If you’re blind, maps aren’t much use. Tasks that are easy for most people — studying a foreign country or even finding the route from your dorm to class — are complicated. A group of undergrads is working to change that.

In Spring 2002, they developed software that allowed Jason Morris, a classics graduate student who is blind, to navigate a map of the British Isles by using an ordinary computer with a touchpad. When Morris drags the mouse over water, he hears the sound of waves. When he touches land, horses’ hooves thunder. As he moves over one of the 393 cities, a computerized voice speaks and spells the name. The computerized map also gives him information about city elevations and distances between cities.

Morris was able to write a paper based on his exploration of that map. And the undergrads fulfilled their requirements for a software engineering class. But when the semester was over, they weren’t satisfied. Neither was Gary Bishop, the computer science professor who had introduced them to Morris. If, in one semester, they could make a single map available to Morris, what could they do if they worked longer? They wanted to continue work on the software, which they named BATS — Blind Audio Tactile Mapping System.

Bishop and Tom Elliott, director of the Ancient World Mapping Center, went on a funding hunt. In July 2002, Microsoft Corporation gave the project an unrestricted gift (money with no strings attached). Other companies such as Kensington and Intel have donated equipment. Some of the original students and a few new ones are working to add new feedback options. For instance, BATS will now give information by vibration as well as by sound.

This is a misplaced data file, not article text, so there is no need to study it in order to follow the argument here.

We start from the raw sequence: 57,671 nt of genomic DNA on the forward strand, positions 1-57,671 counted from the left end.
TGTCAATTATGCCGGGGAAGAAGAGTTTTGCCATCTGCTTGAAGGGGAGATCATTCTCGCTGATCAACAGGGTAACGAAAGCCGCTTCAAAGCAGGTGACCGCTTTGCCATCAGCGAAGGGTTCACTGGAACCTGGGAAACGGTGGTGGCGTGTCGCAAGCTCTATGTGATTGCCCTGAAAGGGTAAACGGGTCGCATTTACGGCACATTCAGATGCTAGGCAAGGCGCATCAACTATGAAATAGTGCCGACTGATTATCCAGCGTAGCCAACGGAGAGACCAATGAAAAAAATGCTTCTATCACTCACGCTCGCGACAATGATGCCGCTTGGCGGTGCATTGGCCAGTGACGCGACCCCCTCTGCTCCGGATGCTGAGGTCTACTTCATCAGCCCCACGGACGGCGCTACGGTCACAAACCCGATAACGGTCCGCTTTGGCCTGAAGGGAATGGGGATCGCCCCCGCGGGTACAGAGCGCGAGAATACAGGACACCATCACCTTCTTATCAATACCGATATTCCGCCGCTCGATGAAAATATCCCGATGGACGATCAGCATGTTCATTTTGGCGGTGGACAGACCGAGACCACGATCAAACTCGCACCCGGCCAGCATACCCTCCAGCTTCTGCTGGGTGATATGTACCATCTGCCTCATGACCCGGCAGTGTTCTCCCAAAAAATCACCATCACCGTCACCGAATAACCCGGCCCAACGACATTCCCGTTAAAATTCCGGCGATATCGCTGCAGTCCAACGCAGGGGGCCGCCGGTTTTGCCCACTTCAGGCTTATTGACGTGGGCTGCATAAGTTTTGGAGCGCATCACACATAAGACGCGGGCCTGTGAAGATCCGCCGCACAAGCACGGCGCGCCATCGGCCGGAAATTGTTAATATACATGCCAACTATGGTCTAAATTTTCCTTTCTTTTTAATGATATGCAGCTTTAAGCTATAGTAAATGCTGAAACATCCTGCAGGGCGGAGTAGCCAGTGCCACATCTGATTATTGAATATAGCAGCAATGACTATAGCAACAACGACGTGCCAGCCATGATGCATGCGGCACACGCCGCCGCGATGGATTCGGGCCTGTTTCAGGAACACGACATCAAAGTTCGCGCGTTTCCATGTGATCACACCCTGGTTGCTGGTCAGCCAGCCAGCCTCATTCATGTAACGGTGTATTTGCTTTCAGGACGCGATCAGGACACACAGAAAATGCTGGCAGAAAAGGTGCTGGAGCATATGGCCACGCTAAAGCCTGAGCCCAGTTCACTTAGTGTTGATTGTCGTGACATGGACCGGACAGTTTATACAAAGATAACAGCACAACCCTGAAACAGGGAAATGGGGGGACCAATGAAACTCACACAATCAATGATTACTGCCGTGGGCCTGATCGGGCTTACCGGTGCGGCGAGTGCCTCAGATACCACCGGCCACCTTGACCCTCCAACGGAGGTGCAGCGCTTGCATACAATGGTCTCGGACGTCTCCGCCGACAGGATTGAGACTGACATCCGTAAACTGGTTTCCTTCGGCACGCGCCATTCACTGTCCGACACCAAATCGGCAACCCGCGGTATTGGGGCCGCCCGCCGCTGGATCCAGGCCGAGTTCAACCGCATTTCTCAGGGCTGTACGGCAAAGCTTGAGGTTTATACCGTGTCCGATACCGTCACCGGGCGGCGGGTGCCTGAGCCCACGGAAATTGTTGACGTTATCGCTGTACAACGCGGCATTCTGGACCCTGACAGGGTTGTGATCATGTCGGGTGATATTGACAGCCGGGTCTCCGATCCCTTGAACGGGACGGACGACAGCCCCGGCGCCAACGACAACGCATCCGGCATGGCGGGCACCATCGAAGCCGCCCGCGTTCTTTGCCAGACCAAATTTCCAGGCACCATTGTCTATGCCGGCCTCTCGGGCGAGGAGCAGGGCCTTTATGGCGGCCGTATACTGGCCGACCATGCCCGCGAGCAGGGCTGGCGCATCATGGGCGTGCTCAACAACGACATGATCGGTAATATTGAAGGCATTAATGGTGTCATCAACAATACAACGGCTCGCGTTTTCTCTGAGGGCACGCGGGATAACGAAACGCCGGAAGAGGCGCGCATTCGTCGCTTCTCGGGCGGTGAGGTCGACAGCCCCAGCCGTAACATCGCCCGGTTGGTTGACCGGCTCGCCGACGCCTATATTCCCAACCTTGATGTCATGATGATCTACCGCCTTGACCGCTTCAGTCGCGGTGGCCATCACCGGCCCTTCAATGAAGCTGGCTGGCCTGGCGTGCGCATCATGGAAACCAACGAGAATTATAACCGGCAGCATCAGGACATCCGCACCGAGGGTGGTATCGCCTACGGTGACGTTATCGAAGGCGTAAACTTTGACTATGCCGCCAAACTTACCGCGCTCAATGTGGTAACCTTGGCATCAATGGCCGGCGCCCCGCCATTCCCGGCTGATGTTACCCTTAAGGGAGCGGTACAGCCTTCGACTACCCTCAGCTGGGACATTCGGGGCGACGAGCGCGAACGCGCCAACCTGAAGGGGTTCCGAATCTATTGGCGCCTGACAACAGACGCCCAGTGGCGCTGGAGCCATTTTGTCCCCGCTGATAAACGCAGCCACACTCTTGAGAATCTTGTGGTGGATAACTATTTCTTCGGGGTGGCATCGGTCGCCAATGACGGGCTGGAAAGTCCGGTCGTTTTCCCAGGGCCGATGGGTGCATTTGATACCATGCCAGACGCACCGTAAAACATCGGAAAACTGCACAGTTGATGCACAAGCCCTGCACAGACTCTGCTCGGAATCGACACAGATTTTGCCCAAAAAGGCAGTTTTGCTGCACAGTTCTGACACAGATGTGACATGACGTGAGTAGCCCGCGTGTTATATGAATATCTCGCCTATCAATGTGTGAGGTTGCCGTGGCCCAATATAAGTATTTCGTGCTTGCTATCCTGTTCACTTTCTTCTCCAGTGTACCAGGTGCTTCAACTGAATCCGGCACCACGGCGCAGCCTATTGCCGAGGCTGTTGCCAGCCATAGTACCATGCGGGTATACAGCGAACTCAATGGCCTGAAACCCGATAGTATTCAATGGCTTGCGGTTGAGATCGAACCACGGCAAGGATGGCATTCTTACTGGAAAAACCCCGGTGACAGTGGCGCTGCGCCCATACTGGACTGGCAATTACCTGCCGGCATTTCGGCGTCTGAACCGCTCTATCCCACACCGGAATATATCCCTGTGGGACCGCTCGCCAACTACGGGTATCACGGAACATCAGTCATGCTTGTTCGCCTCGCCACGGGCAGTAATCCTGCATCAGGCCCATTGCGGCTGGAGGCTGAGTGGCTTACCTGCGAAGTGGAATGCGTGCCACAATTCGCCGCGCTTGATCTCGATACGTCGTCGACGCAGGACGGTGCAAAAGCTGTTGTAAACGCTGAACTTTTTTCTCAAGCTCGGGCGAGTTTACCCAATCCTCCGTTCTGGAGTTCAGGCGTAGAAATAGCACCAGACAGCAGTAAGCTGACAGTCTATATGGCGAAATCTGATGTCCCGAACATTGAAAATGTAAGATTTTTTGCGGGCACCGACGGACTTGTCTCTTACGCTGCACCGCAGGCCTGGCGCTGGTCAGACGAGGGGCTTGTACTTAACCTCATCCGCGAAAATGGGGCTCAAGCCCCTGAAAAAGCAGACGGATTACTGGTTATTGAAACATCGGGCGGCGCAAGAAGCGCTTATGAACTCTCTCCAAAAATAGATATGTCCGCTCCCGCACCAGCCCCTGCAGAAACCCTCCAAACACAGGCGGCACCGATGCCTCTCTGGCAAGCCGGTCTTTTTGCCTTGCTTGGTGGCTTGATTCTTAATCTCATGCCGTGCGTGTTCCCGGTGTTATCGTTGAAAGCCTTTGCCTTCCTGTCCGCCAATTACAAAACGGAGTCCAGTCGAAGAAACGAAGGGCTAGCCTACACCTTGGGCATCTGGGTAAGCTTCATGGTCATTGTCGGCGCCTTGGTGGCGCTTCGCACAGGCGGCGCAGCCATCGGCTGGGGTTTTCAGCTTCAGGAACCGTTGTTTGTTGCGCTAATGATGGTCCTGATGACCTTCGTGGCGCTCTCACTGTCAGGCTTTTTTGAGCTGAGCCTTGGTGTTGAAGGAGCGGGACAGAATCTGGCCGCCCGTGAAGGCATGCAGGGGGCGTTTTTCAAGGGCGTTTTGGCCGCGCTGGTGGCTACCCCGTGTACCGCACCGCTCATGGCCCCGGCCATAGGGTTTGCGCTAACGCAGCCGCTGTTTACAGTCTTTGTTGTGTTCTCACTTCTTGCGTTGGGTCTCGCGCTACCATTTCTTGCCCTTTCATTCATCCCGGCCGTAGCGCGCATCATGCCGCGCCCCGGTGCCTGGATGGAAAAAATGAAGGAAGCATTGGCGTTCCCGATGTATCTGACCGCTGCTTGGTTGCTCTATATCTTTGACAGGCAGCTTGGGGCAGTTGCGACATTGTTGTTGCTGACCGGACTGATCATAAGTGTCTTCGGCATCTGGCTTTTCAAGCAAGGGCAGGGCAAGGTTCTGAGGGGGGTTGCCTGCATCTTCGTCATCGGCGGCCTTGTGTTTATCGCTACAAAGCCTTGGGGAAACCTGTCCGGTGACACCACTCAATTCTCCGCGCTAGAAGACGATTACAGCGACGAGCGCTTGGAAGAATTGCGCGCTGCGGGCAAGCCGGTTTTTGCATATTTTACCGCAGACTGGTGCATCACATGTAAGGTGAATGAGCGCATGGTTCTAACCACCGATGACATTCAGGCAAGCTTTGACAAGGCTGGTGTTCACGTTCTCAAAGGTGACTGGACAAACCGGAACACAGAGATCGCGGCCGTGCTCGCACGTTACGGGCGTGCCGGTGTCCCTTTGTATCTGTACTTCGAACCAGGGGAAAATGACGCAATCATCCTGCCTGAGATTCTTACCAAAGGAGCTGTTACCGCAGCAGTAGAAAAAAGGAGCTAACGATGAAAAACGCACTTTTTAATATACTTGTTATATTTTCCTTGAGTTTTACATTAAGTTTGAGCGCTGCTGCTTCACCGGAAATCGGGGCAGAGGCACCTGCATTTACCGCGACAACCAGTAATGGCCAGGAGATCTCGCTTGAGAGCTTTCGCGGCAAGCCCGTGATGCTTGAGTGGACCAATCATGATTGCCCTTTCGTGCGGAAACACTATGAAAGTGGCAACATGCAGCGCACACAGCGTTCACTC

The team is also working on programming that will let users tailor BATS to their needs. Sighted users, for instance, could turn off the audio. Or users with limited sight could increase the contrast of images on the screen.

The team is doing demos for various groups — high school students, Carolina’s Office of Disabilities Services — to find out what users need. “The real goal for me is making something work for Jason. And let’s find some high school students and make something work for them,” Bishop says.

It may be years before BATS is ready for the public. The hardest task will be making BATS work easily with many different types of maps. It took a semester of programming to make BATS work with the British Isles map. For the program to be widely useful, inputting content will have to be much easier than that. But the team is excited about the possibilities. They’re experimenting with a map of North Carolina, and students at Broughton High School in Raleigh are working on making a map of their high school accessible by BATS.

Bishop wants to eventually offer BATS as free software. Users could then create map content or buy it from independent publishers. Because the market is so small, assistive devices for the visually impaired are often too expensive for the average user. “You and I have gotten accustomed to [buying] amazing devices for fifty dollars,” Bishop says. But a program that reads a computer screen to the user, for instance, costs about $1,200.

And with textbooks, content isn’t expensive — it doesn’t exist. “There are visually impaired kids in forty-five schools in North Carolina,” Bishop says. “When these school systems buy books [they ask] ‘what have you got for the visually impaired kids?’ The answer is, nothing.”

I haven’t seen anybody doing shareware or freeware for disabled people,” he says. “If the universities can’t do it, who can?”

The BATS web site includes a video documentary of the BATS project and information about demo software. Students currently involved in the project are undergrads Kathleen Delker, Jennifer Davis, Charles McGaw, Shawn Hunter, and Elan Dassani, and graduate student Peter Parente. Other sponsors are MapQuest, Immersion, SourceForge.net, and Carolina’s Ancient World Mapping Center.